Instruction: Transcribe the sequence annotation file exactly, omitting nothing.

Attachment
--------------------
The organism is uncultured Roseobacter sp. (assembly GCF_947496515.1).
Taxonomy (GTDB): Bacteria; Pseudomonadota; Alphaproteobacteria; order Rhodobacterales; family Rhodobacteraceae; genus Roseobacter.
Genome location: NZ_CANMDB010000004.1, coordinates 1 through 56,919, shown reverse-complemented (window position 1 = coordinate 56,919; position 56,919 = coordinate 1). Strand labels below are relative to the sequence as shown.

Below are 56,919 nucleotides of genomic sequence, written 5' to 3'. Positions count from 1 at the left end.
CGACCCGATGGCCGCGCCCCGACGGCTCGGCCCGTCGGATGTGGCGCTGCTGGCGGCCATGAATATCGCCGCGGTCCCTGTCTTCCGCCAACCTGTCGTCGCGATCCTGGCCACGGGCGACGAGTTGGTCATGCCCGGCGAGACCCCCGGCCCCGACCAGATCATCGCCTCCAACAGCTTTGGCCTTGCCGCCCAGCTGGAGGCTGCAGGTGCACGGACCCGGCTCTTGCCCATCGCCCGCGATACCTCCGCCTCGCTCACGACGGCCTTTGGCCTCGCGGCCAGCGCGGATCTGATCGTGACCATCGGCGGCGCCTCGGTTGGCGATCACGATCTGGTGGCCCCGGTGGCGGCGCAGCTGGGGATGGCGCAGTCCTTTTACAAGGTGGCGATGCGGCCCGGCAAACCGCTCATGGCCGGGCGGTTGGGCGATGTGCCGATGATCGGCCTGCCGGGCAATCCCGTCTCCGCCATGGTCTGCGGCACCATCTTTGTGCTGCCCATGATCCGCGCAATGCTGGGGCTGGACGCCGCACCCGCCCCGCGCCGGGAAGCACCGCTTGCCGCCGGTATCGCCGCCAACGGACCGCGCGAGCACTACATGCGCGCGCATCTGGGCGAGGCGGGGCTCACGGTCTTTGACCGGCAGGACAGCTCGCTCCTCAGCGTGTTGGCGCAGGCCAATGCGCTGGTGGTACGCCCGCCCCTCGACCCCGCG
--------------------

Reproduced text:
The organism is uncultured Roseobacter sp. (assembly GCF_947496515.1).
Taxonomy (GTDB): Bacteria; Pseudomonadota; Alphaproteobacteria; order Rhodobacterales; family Rhodobacteraceae; genus Roseobacter.
Genome location: NZ_CANMDB010000004.1, coordinates 1 through 56,919, shown reverse-complemented (window position 1 = coordinate 56,919; position 56,919 = coordinate 1). Strand labels below are relative to the sequence as shown.

Below are 56,919 nucleotides of genomic sequence, written 5' to 3'. Positions count from 1 at the left end.
CGACCCGATGGCCGCGCCCCGACGGCTCGGCCCGTCGGATGTGGCGCTGCTGGCGGCCATGAATATCGCCGCGGTCCCTGTCTTCCGCCAACCTGTCGTCGCGATCCTGGCCACGGGCGACGAGTTGGTCATGCCCGGCGAGACCCCCGGCCCCGACCAGATCATCGCCTCCAACAGCTTTGGCCTTGCCGCCCAGCTGGAGGCTGCAGGTGCACGGACCCGGCTCTTGCCCATCGCCCGCGATACCTCCGCCTCGCTCACGACGGCCTTTGGCCTCGCGGCCAGCGCGGATCTGATCGTGACCATCGGCGGCGCCTCGGTTGGCGATCACGATCTGGTGGCCCCGGTGGCGGCGCAGCTGGGGATGGCGCAGTCCTTTTACAAGGTGGCGATGCGGCCCGGCAAACCGCTCATGGCCGGGCGGTTGGGCGATGTGCCGATGATCGGCCTGCCGGGCAATCCCGTCTCCGCCATGGTCTGCGGCACCATCTTTGTGCTGCCCATGATCCGCGCAATGCTGGGGCTGGACGCCGCACCCGCCCCGCGCCGGGAAGCACCGCTTGCCGCCGGTATCGCCGCCAACGGACCGCGCGAGCACTACATGCGCGCGCATCTGGGCGAGGCGGGGCTCACGGTCTTTGACCGGCAGGACAGCTCGCTCCTCAGCGTGTTGGCGCAGGCCAATGCGCTGGTGGTACGCCCGCCCCTCGACCCCGCG